Dairy Husbandry Department
Will a given amount of the protein of oil meal, for example, be of equal value in supplying the needs of a milk cow as will the same amount of the protein of some other feed? To find a satisfactory answer to the above question, asked by many dairymen, has been the aim of the present investigation as reported in this bulletin. It has long been known that the protein from different sources varied in its ability to supply the protein demands of an animal. Numerous investigations have dealt with a study of the so-called "pure proteins" which have been found to vary in their relative values. Comparatively few· of these investigations have dealt with a study of protein as it occurs and is fed in the ordinary feeds. Even fewer have concerned themselves with this protein problem as regards animals producing milk. The present investigation deals with the relative value of the protein of common feeds in supplying the protein requirements of cows producing milk.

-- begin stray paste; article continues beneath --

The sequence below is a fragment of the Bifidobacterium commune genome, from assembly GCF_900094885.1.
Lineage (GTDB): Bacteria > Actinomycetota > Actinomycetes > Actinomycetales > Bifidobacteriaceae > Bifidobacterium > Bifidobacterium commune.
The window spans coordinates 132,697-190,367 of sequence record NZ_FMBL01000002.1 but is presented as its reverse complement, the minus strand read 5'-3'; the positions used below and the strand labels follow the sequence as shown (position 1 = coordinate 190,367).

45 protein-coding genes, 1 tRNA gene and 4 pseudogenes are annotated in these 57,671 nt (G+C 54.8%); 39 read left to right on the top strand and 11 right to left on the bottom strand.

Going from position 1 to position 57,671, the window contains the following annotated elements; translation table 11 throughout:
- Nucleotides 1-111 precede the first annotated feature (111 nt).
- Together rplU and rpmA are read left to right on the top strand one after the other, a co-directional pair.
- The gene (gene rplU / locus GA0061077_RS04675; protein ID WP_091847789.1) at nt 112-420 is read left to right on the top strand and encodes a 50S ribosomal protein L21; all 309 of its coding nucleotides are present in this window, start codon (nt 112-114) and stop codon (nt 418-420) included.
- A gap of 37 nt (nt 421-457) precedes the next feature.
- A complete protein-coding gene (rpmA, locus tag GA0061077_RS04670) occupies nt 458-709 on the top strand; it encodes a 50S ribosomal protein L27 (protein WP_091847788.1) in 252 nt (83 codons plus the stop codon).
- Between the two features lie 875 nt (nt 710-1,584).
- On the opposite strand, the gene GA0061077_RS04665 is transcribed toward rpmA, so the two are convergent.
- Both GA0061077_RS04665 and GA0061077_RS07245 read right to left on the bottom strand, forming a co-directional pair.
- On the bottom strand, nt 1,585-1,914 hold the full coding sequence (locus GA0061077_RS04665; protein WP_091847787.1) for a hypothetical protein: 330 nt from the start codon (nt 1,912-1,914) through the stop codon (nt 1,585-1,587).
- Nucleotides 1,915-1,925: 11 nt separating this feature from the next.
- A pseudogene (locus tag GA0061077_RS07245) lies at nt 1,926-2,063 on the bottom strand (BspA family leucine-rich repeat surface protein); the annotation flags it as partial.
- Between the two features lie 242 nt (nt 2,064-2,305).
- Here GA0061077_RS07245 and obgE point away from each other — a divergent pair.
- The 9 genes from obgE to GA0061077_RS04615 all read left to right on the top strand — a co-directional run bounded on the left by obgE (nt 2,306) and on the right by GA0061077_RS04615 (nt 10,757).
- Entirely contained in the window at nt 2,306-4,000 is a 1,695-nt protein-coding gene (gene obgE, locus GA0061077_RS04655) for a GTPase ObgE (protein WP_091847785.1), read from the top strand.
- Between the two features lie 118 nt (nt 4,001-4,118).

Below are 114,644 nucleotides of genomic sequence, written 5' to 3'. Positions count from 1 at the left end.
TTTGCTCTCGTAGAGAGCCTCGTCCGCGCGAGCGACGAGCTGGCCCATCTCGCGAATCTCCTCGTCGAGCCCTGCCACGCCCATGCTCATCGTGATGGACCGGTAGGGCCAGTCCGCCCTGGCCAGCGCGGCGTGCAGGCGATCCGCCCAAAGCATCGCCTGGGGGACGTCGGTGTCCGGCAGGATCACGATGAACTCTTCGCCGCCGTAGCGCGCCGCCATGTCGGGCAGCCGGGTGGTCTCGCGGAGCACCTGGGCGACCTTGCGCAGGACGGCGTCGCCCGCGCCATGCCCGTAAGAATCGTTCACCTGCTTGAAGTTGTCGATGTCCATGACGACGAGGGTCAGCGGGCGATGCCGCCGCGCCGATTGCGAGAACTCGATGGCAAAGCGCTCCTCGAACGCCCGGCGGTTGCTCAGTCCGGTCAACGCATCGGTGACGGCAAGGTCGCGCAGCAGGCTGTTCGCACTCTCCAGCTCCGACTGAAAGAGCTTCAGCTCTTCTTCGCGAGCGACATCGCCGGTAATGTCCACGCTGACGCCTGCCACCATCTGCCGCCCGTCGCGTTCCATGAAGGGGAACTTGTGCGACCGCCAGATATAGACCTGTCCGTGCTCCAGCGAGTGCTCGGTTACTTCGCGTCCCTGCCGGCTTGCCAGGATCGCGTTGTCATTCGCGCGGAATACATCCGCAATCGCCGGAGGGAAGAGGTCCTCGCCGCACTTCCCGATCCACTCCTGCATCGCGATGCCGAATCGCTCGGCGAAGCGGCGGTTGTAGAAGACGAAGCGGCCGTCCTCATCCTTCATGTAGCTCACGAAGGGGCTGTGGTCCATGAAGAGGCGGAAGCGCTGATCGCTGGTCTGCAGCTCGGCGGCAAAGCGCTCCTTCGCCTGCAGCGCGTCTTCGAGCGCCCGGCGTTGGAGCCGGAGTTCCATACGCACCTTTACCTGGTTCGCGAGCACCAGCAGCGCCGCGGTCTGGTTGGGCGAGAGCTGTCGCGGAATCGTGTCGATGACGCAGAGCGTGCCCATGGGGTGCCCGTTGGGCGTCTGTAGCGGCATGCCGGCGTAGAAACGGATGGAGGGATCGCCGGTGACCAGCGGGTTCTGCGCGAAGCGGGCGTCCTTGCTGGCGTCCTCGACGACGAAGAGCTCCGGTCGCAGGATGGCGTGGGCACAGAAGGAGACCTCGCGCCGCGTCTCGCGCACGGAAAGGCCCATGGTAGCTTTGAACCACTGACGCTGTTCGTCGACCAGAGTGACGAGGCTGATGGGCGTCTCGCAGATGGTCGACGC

dairy feed, dairy nutrition, Dairy Science
South Dakota Experiment Station, South Dakota State College of Agriculture and Mechanic Arts
Larsen, C.; Wright, T.; Jones, H.; and Hoover, H., "Relative Values of Feed Proteins for Dairy Cows" (1920). Agricultural Experiment Station Bulletins. 188.